Reception Theory

Authored by: Gretchen Barbatsis

Handbook of Visual Communication

Print publication date:  November  2004
Online publication date:  December  2004

Print ISBN: 9780805841787
eBook ISBN: 9781410611581
Adobe ISBN: 9781135636531

10.4324/9781410611581.ch18

 Download Chapter

 

Abstract

Reception theorists direct attention to the interaction that takes place in what they call a text-reader or medium-audience nexus. For our purposes, it is a picture-viewer engagement that creates this nexus. This space, which is marked by the hyphen, is considered a site of meaning production and it is the process that occurs here that reception theorists mark out as their object of study. With philosophical underpinnings in phenomenology, a reception perspective asks “how” rather than “what” something like a painting or a photograph or a film “means.” In focusing on the meaning-making process, this approach to understanding mediated communication works with the notion that a text—such as a picture—does not live in isolation from a context of “reading” and “response” (Freund, 1987). Accordingly, a reception perspective conceptualizes audiences as active and texts as indeterminate, and meaning is viewed as belonging to neither a text nor a reader. The notion that meaning is something that is made—or constituted—in a text-reader (picture-viewer) interaction has important implications for how we conceptualize visuals and visual communication as well as how we study them.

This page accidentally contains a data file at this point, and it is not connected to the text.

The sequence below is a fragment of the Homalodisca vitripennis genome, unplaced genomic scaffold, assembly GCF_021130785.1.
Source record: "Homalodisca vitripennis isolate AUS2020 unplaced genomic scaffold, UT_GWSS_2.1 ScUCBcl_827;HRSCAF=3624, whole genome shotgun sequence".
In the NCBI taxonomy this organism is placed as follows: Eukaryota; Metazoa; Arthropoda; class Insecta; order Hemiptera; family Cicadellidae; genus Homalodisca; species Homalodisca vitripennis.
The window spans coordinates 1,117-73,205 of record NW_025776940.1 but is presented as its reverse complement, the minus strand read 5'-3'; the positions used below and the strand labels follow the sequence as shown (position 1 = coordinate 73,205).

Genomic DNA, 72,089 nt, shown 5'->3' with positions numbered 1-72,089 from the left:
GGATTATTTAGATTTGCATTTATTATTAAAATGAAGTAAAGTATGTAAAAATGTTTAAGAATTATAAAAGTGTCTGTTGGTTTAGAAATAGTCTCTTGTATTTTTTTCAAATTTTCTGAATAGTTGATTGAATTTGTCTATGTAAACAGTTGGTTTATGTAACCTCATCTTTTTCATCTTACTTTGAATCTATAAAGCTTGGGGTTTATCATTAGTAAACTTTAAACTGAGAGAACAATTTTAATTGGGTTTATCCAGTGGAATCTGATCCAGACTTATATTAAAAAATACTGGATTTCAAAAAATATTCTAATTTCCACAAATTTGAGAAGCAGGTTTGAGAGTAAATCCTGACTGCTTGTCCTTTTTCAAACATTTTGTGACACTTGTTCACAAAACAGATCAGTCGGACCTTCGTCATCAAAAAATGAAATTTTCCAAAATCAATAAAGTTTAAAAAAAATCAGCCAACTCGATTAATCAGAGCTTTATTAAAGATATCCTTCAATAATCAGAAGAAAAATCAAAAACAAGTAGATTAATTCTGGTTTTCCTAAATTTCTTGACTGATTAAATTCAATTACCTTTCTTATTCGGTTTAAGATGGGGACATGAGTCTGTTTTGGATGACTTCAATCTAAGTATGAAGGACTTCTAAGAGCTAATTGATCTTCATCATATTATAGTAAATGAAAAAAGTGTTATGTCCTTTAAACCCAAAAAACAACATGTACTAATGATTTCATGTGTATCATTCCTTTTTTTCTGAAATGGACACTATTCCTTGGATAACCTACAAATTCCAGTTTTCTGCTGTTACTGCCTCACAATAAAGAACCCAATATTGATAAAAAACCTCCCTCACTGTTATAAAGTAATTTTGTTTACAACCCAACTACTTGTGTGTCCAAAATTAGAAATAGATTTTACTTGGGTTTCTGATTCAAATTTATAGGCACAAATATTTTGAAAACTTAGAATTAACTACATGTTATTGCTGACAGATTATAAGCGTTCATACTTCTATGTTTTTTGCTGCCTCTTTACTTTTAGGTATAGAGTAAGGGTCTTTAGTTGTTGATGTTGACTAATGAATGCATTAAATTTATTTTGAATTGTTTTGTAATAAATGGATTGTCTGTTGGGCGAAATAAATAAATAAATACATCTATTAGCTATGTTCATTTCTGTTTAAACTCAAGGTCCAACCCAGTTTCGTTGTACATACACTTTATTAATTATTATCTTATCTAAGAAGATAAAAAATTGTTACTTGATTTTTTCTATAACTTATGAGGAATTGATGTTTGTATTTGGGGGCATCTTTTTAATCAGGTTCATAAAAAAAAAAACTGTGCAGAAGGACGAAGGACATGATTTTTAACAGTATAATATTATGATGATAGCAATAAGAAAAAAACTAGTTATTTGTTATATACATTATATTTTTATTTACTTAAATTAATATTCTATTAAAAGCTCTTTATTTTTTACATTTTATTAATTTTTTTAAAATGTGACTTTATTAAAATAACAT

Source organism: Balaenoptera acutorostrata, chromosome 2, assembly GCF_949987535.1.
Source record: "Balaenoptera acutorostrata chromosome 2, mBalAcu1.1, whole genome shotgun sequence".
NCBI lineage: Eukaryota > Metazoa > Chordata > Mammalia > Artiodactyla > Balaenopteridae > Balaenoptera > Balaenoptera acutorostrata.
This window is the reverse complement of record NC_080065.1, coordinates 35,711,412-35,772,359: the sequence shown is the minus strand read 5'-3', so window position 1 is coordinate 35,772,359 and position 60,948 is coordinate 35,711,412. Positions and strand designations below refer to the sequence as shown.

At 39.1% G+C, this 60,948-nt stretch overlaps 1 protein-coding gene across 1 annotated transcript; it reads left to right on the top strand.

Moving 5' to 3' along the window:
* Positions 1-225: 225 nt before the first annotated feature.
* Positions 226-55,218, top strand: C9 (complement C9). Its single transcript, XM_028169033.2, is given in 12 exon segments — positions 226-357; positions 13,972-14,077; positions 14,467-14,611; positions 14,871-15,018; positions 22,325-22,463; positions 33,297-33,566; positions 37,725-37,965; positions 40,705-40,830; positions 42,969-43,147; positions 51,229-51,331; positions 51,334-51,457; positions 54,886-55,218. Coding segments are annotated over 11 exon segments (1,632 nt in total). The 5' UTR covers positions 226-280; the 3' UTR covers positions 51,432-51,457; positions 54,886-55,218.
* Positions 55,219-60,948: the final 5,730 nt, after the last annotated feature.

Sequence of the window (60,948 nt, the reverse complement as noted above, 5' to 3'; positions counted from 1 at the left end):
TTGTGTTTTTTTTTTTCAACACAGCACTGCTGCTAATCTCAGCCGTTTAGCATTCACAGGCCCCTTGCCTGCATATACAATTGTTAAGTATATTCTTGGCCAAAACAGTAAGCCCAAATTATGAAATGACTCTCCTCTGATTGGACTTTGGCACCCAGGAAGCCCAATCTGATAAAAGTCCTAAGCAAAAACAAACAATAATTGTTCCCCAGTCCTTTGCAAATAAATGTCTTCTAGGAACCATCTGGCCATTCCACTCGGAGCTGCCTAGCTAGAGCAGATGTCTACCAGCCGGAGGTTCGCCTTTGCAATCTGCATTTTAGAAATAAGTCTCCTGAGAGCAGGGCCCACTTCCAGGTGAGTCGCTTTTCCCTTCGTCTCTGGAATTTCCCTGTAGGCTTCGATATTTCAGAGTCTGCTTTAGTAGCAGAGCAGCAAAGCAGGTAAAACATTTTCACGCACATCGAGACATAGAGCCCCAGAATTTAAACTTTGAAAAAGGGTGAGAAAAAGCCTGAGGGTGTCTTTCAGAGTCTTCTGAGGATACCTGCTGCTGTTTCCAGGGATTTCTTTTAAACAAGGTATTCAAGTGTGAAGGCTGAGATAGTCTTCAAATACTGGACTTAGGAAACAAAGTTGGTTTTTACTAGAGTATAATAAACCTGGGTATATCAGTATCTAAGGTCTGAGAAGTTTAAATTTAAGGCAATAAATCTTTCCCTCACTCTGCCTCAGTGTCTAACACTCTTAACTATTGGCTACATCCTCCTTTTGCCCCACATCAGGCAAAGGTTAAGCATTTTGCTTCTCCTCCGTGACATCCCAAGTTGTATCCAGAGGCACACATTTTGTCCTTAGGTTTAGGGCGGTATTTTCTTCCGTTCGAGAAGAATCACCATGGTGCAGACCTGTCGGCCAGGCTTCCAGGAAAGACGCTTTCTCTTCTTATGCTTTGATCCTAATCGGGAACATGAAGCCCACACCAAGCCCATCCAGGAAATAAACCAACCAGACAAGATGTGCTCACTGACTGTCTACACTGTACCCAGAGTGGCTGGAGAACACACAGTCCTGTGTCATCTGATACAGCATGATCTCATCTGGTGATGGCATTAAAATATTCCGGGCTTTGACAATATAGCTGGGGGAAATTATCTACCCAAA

Cite
Search for more...
Back to top

Use of cookies on this website

We are using cookies to provide statistics that help us give you the best experience of our site. You can find out more in our Privacy Policy. By continuing to use the site you are agreeing to our use of cookies.